• "The energy consumption will decrease at a faster rate than bitcoin's hashrate," The Miner Mag's Wolfie Zhao tells Axios, because miners will be retiring machines that use as much as three times more power per bitcoin mined than the current generation.

Zoom out: The miners who've been loading up on new machines should gain market share. "The halving is probably the only time a bitcoin miner can increase market share organically," Taylor Monnig, from CleanSpark's mining team, tells Axios, via a spokesperson.

On bitcoin price

When people ask about a halving, what they really want to know is what's going to happen with bitcoin price.

  • "It's a random walk," Santiago Roel, an investor with Ro Capital tells Axios. Bitcoin tends to hit a fresh all-time a while following a halving, but it's also true that there have only been three so far.

💭 Our thought bubble: Attempting to peer into the next few months is just another form of attempting to time the market, and that is how people get themselves into trouble in the crypto market. The following two facts should guide people not to play it for quick gains:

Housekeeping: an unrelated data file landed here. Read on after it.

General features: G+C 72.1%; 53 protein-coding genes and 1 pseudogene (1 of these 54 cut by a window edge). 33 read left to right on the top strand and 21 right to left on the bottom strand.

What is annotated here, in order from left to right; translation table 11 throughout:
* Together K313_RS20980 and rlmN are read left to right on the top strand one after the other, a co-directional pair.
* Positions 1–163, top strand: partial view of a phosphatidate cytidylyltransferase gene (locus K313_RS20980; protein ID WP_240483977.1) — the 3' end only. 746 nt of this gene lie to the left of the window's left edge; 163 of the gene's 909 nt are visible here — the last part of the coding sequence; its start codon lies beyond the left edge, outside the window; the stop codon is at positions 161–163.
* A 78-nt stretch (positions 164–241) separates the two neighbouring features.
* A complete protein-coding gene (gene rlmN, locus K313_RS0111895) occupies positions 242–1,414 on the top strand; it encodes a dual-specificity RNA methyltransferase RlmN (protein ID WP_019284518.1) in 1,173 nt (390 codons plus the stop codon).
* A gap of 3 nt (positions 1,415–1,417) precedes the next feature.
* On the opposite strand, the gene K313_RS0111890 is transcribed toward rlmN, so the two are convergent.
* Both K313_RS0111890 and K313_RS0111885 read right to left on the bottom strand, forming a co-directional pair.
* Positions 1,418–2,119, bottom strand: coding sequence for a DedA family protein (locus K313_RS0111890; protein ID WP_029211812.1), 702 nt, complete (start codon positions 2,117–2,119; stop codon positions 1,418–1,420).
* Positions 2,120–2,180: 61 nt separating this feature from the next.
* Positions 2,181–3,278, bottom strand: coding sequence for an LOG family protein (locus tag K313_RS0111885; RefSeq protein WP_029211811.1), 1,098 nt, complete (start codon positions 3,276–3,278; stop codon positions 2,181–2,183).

• More people lose money entering this market than make it, because they enter in the greed phase when it's value is based on irrational exuberance.
  • The longer people have held bitcoins, the less likely they are to have lost money. Hardly anyone who has held three years or longer has sold at a loss.

This time really is different. It's the first time an all-time high price has been set before a halving.

  • That doesn't mean even higher highs can't be hit, but it does mean the market seems to have changed.
  • "The significance of the Bitcoin halving in April is being exaggerated," Stronghold Digital Mining CEO Greg Beard told Axios, via a spokesperson. "However, the latest Bitcoin rallies are much more than a fad. Bitcoin is maturing with institutional adoption."
  • To Beard, the fact that companies like BlackRock and Fidelity are buying lots of BTC for their ETF clients is a much stronger driver of the present momentum.

What we're watching: The number of bitcoins that aren't trading has been generally trending up since the last halving (which should boost price), but Coinbase has listed reasons why traders shouldn't necessarily bank on a supply crunch.

  • Many long term holders in profit now may cash out around the big event. "Unrealized profit among bitcoin holders is nearing two standard deviations from the mean, signaling signs of euphoria," Pranav Kanade, a manager at the investment managemen firm, VanEck, wrote in a recent note, shared with Axios.

Estimates for when the halving should hit range from April 16 to April 20.

  • Don't discount the memetic gravity pushing it to happen on 4/20 — which has a certain elegance for an asset whose first major use case was purchasing illicit drugs on the dark web.

The bottom line: The halving is a big moment, but it's always a recipe for disaster to play near-term guessing games around cryptocurrency prices.